How The Last Of Us is redefining videogame morality: “Joel has no moral line left to cross”
“How did you know?”
“About the ambush.”
“Because I’ve been on both sides.”
The Last Of Us’ difficult line
Not words you’d expect to hear from a typical videogame hero. Words that imply that, in a post-apocalyptic world filled with scavengers and infected, our leading man and playable character is a man who has held up, robbed, and probably killed innocent people for his own gain. And when was the last time a game gave you control of someone like that?
But The Last Of Us’ Joel is not your typical videogame hero. In fact, you’d scarcely call him a hero at all (although no doubt by game’s end we’ll all have a big ol’ man-crush on him and his manly drawl). Because, in stark contrast to the Uncharted series, Naughty Dog is now making a game without typical heroes, because typical heroes only exist when you’re working within a typical framework of morality. And in a world that’s this far gone, where daily concerns extend no further than trying to stay alive to see another sunrise, that framework is has been shattered like a Fabergé egg in a tumble drier.
The actor playing Joel, Troy Baker, was aware from the start that he wasn’t lending his performance to a wise-cracking charmer: “There was one line in the character description on the audition script that I keyed into the most: ‘Joel has no moral line left to cross’”, he says. “ That’s such a statement about anybody, because the circumstances that predicate that being true about you have to be incredibly dire, and what desperate situations must you have been in to not only give up on humanity but also yourself, that you’re willing to do anything.”
Well circumstances don’t get much more dire than the end of civilization, but while the amorality of this ‘after-world’ has been much explored in books (such as The Road and I Am Legend) and films (such as Mad Max), games haven’t been so bold. Yes the setting is familiar, but not the complete transformation that accompanies human behaviour within that setting. As Troy mentions: “How quickly that dynamic changes when you introduce danger and an unknown element.”
What this means for a game that is sure to be a contender for next year’s best is a considered investment in your actions unlike anything we have seen before. Many games have offered some form of morality system or professed to give players the choice of bad vs. evil, but whichever route you go down you never really care. It’s fun to be a murderous madman in inFamous 2 and fry innocent civilians with your electro-superpowers, and it’s fun to make your Captain Shepard a consistent boy scout. But venture off your chosen path and you’re unlikely to beat yourself up about it, and if a few hundred lives are the price it takes to make Cole McGrath look badass then so be it.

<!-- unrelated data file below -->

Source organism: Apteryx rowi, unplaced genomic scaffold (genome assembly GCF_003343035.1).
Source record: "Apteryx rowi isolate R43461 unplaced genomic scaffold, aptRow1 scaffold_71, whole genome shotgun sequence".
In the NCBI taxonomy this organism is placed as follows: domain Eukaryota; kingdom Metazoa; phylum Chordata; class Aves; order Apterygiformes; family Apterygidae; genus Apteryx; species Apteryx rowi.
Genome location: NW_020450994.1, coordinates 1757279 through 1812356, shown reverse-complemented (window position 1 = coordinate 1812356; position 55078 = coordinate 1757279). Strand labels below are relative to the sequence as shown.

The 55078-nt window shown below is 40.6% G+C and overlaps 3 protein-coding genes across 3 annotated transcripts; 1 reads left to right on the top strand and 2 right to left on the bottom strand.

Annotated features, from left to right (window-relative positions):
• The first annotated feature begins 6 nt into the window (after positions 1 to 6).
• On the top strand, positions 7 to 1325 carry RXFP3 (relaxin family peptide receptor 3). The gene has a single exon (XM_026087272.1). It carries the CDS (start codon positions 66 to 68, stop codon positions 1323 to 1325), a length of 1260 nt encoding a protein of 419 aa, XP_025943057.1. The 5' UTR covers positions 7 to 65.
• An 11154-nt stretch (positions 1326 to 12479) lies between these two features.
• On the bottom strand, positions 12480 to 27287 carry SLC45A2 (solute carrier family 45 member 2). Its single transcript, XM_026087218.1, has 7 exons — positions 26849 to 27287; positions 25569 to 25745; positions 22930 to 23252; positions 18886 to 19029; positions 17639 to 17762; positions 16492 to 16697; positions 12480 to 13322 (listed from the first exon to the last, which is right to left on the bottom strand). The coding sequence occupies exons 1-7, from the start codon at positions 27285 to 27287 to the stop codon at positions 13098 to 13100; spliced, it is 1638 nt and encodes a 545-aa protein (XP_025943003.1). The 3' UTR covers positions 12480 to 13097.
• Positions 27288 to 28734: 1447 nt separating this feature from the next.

There’s no chance that any death will be met with that kind of flippancy in The Last Of Us. As we’ve seen not only from the graphic nature of the killing but also the physicality of the struggles that precede it, here it’s every bit as grave and impactful as it should be. Conflicts are not about the battle of good vs. evil or tyrant vs. world-saver, they’re about two people desperately fighting to stay alive – one has to win, the other has to die. As Troy’s co-star Ashley Johnson, who plays Ellie, says: “There’s nothing normal about growing up in this world. The only worries are: ‘Am I going to survive through this day?’”
So every gunshot will ring out in your conscience as it does in the collapsed ruins of buildings, and every snapped neck will twang your conscience as well as your victim’s spinal cord. The character you play as in The Last Of Us is not a ‘good’ man. And you can’t make him one – if you want to survive in the world and continue the adventure, you too will have to cross your moral lines. In most games, the disposability of life makes that easy to do. In The Last Of Us, Naughty Dog is treating life – and the taking of it – with the reverence that it deserves. It’s a bold step, and one that’s bound to be uncomfortable at times. But then something like this should be: can we really accept the post-apocalypse as anything else?